## The inversion conversion

Miles versus kilometres.

Here in the UK the common measurement for distances is miles, however many cyclists prefer  to measure their rides in kilometres.  If quizzed about the adoption of the metric system, a cyclist is likely to romanticise about the continental home of cycling, the Tour de France and the Giro d’Italia and maybe the Vuelta, and how kms are part of the cycling language.

I understand, and if cycling on a cold wet February morning in the Surrey Hills, perhaps its just that little bit easier to fantasise about a more exotic landscape, and warmer climes,  if the Garmin is clocking up the mileage in kilometres.

Let’s also admit that when talking distances, kilometres  do sound more impressive than miles, however when in conversation with non-kms users, i.e. non-cyclists, it sometimes sounds a little pretentious to talk about the kilometres completed.  Its better  to disguise any showing-off by communicating in miles, and this is where the  ‘inversion conversion’ has to be used…

If the distance cycled is not a round number it needs to be rounded  up(always up, never down), it makes the maths easier.

This is how a cyclist’s conversion works…

I cycled 57.5kms today, hmm, nearly 60kms, so let’s see 10kms is 6.2miles, so that means I did 6 x 6.2miles which equals 37.2 miles, yes I cycled 40miles.

Later when talking to cycling friends the 40 miles must be translated back to kms, so where were we, 40 miles, so what’s the calculation,  five miles equals eight kilometres, so five into forty goes eight, ah easy 8 x 8 = 68kms, Yes that’s it I cycled almost 70k today.

Magic!

## 12 thoughts on “The inversion conversion”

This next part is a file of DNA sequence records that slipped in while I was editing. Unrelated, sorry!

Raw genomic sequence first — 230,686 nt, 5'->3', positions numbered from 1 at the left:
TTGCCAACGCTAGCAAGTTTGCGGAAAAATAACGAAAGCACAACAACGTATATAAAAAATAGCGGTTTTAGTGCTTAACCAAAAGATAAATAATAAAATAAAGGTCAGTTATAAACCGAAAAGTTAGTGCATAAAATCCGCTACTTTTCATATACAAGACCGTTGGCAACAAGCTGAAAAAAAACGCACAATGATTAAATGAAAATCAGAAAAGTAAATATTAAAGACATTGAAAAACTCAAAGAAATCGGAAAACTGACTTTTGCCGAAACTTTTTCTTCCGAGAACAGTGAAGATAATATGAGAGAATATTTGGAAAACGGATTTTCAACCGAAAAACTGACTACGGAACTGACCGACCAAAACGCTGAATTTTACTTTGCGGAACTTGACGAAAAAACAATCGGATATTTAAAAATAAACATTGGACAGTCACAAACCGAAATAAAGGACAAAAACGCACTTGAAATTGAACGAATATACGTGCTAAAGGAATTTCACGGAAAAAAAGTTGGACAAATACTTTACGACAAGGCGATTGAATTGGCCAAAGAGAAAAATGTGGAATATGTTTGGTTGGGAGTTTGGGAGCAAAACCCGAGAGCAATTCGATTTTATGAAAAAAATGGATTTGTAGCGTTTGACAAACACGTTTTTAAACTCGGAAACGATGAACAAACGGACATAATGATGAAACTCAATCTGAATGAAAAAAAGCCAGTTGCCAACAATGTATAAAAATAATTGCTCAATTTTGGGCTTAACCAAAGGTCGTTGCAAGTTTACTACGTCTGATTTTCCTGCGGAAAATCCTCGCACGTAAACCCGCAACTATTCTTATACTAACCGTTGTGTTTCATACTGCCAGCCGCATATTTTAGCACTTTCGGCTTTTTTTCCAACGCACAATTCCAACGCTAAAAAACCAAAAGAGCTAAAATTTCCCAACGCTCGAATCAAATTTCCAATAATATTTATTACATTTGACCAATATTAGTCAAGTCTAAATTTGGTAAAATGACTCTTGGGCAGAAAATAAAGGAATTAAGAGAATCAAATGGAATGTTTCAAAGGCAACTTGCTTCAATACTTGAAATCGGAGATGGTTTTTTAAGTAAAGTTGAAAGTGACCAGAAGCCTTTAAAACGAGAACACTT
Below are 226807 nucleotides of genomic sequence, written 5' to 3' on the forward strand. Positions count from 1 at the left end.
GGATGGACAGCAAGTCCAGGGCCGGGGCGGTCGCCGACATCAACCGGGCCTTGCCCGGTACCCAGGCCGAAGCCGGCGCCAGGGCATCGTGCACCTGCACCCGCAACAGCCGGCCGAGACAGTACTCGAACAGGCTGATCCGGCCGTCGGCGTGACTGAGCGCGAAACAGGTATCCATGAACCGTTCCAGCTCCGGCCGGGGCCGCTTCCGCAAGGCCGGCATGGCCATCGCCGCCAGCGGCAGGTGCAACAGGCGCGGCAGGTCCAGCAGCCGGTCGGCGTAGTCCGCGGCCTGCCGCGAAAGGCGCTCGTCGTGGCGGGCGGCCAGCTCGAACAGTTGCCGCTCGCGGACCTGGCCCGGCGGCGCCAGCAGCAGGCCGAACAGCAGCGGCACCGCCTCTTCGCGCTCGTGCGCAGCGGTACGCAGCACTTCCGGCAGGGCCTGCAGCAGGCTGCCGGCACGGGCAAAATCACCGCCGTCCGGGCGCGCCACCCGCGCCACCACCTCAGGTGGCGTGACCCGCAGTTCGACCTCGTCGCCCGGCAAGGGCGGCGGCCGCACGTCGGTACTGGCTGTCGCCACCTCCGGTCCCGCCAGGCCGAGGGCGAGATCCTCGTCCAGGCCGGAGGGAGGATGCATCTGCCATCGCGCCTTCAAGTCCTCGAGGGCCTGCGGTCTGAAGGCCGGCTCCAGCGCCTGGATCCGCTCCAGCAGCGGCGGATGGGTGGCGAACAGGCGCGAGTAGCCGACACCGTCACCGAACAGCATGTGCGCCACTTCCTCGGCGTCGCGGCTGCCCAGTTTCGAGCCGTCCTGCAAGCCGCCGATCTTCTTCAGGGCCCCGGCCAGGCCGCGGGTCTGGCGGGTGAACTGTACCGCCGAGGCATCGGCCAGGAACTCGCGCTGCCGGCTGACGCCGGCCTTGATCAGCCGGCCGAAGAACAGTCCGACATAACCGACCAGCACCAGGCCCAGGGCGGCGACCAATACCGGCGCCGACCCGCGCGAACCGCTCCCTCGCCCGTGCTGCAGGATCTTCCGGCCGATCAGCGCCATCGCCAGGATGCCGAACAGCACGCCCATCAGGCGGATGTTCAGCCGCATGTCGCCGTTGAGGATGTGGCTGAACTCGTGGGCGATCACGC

1. Hahaha nice! I always thought it best to measure distance travelled in the units used by that country. No good having your Garmin in KM when all the road signs are in miles (or the other way around).

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2. arealwookie says:

I am surprised that the UK is still on the imperial system. The metric system was put in place in Canada decades ago – and I think we are the better for it. Metric is easy to learn, and as a former road racer, a 15 km or 40 km time trial just makes sense in my mind in terms of gaging ones effort over a given period of time. A 15 km TT requires a longer warm-up and pretty well is an all-out ride. The 40km TT requires less of a warm-up and one needs to be careful to not go out too hard in the first 5 minutes or so. A negative split, i.e. slower in the first half, faster in the second half, always worked for me regardless of wind conditions. A 100 km Century ride is so much more enjoyable than slugging through a 100 Mile Century (160 KM). Paradoxically, a 200 km ride is an epic ride for me 🙂 Happy riding! Cheers.

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3. Having moved around a bit, I can’t go back to miles. It seems like un-learning some obvious truth. Add that to the fact that I now use my brakes on the queens chosen side and I have become quite perplexed.

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4. Stuart Jewkes says:

The other one is measuring height gain on climbs in metres instead of feet. It works against us as the metres sound less impressive. [conversion: multiply the metres by 3.28 to get the feet].

Anyway, Rule #24 is final!
http://www.velominati.com/the-rules/#24

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5. biking2work says:

I grew up using metric and refuse to use imperial although I did consider it once when the French blew up the Rainbow Warrior

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6. I only use km when driving in France, and even then I can read off the mph on the speedo. Long live Imperial units.

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